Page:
Do you eat to live or live to eat? Neither could be called a healthy relationship with food. Eating to live—using food simply as fuel—takes the joy out of one of life’s great pleasures. On the other hand, giving food too much importance, either by living only for our next meal or obsessing lest we eat too much or eat the wrong things, isn’t a joyful or healthy relationship either.In a healthy relationship, we would look forward to our encounters with food. We would respond appropriately to our hunger cues by supplying ourselves with nourishing and tasty food (in the words of nutrition expert Mark Hyman, MD, “foods we love that love us back”), and we would eat until satisfied and no more. We would trust our body cues to maintain a weight that is perfect for us (although it might not conform to the latest fashion). But according to the National Association of Anorexia Nervosa and Associated Disorders (ANAD), almost 10% of our population is struggling with one or more of the thre…

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Setting Healthy Boundaries with Tech Devices

Aug 10th 2021

Setting Healthy Boundaries with Tech Devices

"Getting and spending, we lay waste our powers; Little we see in Nature that is ours"  – William Wordsworth, from his poem “The World is Too Much With Us”The English poet William Wordsworth wrote these lines around 1802 at the time of the first industrial revolution, when he felt himself and the people around him to be out of tune with nature. If “the world”—the worldly world of making money so we can spend it to buy more things—was too much with him in 1802, what would Wordsworth have thought about life in the 21st century?Not only are we immersed in overwork and commercialism, but we choose to spend a good part of our discretionary time glued to mobile phones, smartphones, computers and TVs. A 2018 Nielson report found the average US adult spends 11 hours a day listening, watching, reading or interacting with electronic media.Studies have shown that heavy tech use can be addictive, and that it increases stress and anxiety levels, interferes with sleep, and fosters depressi…

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What to Know about 5G and Electromagnetic Fields (EMFs)

Aug 5th 2021

What to Know about 5G and Electromagnetic Fields (EMFs)

5G is coming to your neighborhood, unless it’s already arrived. What is 5G exactly? It’s the 5th generation of telecommunications technology. Although this technology is changing all the time, at certain junctures it’s taken a qualitative leap forward, from 1G to 2G to 3G to 4G until now we have arrived at 5G.To some extent, 5G is just a continuation of what’s already been going on for the last 200 years since humans figured out how to generate, store and transmit electricity. Ingenious humans have been figuring out more and more ways to use electricity to satisfy our needs and desires, until we arrive today at the “Internet of Things,” with which, lo and behold, we’ll be able to “receive a message on our phone from a chipped diaper letting us know that our baby needs changing . . . [and] . . . a toilet will be able to analyze stool samples and send the data to your doctor. “The problem with electricity is that it emits something called electromagnetic fields (EMFs) also known as e…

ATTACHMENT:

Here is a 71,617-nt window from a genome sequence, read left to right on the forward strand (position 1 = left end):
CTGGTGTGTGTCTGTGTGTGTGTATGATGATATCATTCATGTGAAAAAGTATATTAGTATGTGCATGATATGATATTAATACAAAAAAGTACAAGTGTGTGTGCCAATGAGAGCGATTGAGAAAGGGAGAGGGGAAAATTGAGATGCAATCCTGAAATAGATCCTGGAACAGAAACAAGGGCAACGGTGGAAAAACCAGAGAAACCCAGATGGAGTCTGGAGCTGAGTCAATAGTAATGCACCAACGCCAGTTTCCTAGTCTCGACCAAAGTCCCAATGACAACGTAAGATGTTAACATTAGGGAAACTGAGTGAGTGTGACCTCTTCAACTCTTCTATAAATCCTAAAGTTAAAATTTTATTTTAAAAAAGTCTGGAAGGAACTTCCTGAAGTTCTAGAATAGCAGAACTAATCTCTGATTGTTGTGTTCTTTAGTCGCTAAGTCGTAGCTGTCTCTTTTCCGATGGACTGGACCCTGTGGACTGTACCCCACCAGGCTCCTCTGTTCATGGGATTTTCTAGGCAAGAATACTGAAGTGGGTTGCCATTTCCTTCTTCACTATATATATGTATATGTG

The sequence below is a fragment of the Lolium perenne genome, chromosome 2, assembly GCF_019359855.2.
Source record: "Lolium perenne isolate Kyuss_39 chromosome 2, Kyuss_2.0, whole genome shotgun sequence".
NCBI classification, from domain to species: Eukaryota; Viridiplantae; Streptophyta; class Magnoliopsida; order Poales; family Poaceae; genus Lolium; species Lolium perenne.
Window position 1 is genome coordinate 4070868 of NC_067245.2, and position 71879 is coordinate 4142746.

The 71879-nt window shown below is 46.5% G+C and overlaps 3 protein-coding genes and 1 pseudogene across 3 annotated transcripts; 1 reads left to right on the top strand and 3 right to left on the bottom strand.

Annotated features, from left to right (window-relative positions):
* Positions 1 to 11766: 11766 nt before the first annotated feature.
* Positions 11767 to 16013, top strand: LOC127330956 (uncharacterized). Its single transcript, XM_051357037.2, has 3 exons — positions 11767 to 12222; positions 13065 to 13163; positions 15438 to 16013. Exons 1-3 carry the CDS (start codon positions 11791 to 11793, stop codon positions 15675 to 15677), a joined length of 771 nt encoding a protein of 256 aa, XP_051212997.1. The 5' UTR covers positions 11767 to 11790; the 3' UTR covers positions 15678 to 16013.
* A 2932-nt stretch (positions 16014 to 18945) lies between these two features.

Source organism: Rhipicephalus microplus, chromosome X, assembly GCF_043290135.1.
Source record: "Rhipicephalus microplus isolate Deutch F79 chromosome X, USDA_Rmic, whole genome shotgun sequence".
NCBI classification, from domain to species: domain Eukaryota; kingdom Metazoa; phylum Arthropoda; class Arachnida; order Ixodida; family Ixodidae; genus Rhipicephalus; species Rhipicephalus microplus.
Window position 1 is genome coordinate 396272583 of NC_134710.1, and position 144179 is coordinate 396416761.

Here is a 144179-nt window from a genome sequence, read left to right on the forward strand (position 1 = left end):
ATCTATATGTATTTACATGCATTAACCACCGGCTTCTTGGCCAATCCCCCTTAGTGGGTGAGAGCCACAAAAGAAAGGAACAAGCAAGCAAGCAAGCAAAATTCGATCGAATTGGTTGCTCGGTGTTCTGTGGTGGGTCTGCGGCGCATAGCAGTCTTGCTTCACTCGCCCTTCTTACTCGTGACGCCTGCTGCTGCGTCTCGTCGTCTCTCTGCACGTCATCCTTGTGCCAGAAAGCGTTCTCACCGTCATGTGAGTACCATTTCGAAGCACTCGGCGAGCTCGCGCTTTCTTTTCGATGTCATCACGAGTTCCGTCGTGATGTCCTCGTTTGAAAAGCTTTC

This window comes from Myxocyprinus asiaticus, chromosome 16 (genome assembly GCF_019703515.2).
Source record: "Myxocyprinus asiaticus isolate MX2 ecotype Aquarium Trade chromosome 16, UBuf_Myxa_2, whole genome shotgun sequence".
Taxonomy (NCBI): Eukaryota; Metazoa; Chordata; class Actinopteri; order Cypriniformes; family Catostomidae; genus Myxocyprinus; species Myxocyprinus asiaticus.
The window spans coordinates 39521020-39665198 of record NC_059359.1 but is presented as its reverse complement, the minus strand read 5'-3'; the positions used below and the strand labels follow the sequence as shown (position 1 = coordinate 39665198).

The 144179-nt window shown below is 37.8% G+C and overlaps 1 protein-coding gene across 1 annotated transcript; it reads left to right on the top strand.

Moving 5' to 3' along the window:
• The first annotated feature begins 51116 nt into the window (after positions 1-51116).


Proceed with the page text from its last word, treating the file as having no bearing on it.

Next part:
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Address Knee Osteoarthritis in its Earliest Stage

Aug 2nd 2021

Address Knee Osteoarthritis in its Earliest Stage

Osteoarthritis (OA) of the knee is the most common form of arthritis and a major cause of disability and pain. Yet not all sore knees indicate that you’re developing arthritis. How can you tell the difference?Researchers sought to answer this question by following a group of 5,000 men and women who had or were at high risk of developing knee OA for seven years, on average. The researchers determined that the very earliest sign of knee osteoarthritis showed up as knee pain while going up and down stairs. This symptom showed up even before x-rays showed any evidence of arthritis. Osteoarthritis is a progressive disease, so without intervention, it progressed from pain on the stairs, to pain while walking, then in standing, and finally in sitting and lying in bed. No one wants to wind up being kept awake by pain when they’re trying to sleep, so what can you do if you find your knees hurting each time you walk up and down a flight of stairs?The good news is that there is a lot you can do…

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Glucosamine Protects Your Heart as it Rebuilds Your Joints

Jul 27th 2021

Glucosamine Protects Your Heart as it Rebuilds Your Joints